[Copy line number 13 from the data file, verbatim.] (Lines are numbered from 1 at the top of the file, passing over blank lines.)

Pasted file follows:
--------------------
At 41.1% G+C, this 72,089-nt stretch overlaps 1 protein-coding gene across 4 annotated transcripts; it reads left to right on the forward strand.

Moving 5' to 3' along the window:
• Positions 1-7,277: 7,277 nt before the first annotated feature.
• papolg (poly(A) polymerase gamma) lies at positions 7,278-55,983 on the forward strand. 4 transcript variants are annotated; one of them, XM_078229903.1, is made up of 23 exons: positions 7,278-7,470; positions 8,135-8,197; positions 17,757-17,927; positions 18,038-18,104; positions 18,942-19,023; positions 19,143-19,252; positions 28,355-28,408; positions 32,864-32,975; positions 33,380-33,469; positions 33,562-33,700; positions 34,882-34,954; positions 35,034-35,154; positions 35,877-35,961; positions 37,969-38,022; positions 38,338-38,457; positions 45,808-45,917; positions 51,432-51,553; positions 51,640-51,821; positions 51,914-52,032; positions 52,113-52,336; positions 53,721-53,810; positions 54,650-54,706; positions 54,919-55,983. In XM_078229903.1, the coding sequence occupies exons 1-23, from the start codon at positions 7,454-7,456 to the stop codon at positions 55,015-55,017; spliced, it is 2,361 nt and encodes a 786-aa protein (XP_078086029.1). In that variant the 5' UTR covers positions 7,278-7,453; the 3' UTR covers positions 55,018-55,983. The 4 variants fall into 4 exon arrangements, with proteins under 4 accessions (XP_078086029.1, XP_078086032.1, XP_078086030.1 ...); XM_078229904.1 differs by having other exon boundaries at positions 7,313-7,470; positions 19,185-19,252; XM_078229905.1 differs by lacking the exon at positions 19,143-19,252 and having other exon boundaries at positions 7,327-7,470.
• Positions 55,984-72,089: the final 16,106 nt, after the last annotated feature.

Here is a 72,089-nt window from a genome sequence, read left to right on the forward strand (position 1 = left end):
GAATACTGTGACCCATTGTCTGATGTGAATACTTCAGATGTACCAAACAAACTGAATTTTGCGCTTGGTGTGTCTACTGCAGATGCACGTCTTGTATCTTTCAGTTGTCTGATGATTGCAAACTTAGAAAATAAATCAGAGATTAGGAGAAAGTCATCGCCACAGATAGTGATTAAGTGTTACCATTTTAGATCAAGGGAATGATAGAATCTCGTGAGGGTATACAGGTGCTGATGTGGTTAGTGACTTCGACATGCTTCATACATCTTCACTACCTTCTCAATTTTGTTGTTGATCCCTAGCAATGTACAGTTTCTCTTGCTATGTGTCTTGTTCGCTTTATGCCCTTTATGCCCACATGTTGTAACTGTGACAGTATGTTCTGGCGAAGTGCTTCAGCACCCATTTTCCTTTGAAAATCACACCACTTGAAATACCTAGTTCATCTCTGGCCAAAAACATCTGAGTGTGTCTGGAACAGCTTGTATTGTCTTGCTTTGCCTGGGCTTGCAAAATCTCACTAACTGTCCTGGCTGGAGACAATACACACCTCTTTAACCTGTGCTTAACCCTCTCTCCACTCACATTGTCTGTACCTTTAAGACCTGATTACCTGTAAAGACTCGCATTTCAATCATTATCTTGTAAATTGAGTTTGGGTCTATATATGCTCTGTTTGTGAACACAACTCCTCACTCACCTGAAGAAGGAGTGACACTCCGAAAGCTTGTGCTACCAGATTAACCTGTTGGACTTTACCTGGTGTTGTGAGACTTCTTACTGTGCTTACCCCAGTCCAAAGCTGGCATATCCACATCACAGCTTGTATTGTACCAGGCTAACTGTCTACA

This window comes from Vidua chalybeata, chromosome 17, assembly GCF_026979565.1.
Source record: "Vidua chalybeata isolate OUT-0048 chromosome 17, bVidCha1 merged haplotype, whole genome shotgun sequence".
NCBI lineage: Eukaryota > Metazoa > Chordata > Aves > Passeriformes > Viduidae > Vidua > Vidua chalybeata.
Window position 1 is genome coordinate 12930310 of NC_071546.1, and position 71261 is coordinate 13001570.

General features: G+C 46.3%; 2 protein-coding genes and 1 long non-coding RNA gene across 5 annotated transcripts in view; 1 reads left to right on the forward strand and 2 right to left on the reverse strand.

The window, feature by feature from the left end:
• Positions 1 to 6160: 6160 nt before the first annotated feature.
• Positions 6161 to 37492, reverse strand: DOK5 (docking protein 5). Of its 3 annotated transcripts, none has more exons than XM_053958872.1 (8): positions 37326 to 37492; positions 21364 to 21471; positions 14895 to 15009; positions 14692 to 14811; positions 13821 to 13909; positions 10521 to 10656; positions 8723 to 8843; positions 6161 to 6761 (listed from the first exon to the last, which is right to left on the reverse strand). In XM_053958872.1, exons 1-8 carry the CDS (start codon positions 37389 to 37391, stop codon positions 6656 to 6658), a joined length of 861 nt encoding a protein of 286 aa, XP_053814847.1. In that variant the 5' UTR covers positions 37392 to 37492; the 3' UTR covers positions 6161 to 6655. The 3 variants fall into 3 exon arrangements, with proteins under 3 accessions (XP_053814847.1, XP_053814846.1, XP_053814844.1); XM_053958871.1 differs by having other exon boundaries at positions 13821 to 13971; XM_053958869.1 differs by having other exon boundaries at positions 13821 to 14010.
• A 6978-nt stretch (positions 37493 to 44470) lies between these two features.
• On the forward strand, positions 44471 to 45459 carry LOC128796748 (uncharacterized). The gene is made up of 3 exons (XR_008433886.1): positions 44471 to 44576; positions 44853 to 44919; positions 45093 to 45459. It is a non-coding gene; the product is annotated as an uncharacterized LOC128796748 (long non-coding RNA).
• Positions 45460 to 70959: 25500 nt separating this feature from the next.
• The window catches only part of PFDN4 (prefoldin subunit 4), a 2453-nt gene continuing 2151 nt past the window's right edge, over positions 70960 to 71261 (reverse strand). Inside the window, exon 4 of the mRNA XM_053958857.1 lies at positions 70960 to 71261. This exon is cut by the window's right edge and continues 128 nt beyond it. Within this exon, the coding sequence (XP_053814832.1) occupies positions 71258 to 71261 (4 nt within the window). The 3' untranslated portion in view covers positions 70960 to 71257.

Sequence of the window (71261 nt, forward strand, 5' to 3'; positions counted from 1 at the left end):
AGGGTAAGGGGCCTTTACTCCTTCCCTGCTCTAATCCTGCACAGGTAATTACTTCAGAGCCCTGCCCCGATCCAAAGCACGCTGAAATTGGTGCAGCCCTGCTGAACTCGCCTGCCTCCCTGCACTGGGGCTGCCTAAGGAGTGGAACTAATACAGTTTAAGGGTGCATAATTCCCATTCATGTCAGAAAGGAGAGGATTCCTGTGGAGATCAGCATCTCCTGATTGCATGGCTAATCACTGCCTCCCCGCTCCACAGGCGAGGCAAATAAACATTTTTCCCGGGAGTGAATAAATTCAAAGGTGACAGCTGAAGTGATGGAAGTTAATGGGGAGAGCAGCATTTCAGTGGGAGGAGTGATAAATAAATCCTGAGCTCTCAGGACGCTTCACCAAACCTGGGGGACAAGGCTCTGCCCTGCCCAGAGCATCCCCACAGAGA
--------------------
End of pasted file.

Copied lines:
The window, feature by feature from the left end: